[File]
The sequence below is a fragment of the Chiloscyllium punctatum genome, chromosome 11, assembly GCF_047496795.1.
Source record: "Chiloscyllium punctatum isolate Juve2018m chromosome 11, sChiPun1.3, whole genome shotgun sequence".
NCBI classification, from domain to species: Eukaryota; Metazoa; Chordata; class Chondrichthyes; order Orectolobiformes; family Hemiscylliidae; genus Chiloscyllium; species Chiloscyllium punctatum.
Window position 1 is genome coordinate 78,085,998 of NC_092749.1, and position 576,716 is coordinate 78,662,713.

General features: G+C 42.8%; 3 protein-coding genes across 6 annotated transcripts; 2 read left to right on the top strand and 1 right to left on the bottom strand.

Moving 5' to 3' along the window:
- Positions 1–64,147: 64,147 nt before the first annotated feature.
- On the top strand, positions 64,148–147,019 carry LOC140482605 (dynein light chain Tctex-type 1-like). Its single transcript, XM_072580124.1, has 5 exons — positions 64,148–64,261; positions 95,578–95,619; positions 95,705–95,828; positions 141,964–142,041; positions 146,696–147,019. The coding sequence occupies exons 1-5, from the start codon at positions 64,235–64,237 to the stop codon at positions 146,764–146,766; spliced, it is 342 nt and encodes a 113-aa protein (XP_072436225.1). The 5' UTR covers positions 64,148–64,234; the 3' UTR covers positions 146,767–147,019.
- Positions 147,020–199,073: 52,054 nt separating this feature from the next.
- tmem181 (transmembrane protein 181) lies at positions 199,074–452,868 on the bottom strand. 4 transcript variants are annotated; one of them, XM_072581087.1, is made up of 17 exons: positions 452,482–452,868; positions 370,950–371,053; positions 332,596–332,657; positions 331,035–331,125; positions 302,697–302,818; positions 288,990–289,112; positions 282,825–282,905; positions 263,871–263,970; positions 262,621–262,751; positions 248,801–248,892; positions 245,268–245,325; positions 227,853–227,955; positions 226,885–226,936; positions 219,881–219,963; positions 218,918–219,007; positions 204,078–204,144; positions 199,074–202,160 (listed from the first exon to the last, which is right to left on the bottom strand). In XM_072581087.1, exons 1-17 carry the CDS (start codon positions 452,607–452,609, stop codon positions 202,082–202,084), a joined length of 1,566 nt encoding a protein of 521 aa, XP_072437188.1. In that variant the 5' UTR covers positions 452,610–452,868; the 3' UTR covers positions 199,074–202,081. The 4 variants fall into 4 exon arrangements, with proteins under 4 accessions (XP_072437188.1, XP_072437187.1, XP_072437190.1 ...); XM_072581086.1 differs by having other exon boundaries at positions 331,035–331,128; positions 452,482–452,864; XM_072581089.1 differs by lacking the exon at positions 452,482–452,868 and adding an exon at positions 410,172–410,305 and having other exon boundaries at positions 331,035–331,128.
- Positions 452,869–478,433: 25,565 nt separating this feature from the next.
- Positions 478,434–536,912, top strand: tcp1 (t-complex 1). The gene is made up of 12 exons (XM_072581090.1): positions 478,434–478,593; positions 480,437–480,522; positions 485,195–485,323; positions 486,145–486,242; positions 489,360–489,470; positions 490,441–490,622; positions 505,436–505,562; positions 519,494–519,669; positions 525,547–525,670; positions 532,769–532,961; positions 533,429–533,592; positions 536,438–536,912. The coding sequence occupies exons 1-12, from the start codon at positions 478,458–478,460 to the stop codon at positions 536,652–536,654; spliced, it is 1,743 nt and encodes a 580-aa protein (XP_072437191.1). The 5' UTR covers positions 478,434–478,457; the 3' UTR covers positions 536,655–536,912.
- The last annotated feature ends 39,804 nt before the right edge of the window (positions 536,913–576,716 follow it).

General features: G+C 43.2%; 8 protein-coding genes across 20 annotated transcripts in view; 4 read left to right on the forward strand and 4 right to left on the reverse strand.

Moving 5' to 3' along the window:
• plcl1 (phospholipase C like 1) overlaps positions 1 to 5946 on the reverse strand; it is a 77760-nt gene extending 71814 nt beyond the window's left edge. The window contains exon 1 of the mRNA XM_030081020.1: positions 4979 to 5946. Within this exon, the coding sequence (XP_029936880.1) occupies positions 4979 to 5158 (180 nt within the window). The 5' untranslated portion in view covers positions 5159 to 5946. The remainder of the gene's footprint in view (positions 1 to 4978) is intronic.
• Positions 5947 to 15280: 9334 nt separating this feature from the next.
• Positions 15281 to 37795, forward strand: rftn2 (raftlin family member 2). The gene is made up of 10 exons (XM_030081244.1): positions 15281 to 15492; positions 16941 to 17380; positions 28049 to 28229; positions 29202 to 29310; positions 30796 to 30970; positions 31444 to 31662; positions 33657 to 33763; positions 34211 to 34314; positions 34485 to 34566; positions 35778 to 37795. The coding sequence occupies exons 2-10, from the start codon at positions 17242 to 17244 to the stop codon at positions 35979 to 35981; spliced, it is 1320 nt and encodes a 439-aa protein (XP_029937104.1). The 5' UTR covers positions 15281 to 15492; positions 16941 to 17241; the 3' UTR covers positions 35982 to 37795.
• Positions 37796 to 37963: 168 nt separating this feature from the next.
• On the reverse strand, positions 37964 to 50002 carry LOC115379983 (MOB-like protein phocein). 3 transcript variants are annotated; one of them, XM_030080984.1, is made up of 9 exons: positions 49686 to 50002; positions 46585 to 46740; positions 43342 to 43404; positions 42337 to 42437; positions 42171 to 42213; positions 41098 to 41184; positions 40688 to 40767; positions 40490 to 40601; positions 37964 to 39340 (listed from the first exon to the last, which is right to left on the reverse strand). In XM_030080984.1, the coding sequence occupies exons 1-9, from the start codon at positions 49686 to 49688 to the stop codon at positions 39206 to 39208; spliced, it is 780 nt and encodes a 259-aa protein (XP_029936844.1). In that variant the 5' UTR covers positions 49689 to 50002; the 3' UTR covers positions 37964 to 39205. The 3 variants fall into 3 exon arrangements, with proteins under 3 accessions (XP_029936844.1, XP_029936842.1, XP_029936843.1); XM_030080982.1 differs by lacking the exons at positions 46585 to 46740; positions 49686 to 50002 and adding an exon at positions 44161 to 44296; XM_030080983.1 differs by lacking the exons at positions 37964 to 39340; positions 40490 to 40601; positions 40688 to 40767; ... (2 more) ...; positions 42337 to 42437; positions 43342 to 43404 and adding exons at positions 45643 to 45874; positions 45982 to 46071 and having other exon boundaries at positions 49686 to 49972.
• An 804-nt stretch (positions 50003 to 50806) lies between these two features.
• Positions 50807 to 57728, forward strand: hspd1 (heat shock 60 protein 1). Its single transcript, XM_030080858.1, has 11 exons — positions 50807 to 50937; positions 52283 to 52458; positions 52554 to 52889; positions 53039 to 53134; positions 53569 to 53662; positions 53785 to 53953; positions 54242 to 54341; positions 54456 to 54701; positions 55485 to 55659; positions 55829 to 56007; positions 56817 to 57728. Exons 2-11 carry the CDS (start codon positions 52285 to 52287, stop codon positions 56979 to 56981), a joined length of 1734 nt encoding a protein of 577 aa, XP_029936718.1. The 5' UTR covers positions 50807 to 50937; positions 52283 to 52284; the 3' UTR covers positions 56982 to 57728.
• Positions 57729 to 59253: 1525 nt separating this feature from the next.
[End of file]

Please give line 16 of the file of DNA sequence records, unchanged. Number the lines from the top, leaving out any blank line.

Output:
• plcl1 (phospholipase C like 1) overlaps positions 1 to 5946 on the reverse strand; it is a 77760-nt gene extending 71814 nt beyond the window's left edge. The window contains exon 1 of the mRNA XM_030081020.1: positions 4979 to 5946. Within this exon, the coding sequence (XP_029936880.1) occupies positions 4979 to 5158 (180 nt within the window). The 5' untranslated portion in view covers positions 5159 to 5946. The remainder of the gene's footprint in view (positions 1 to 4978) is intronic.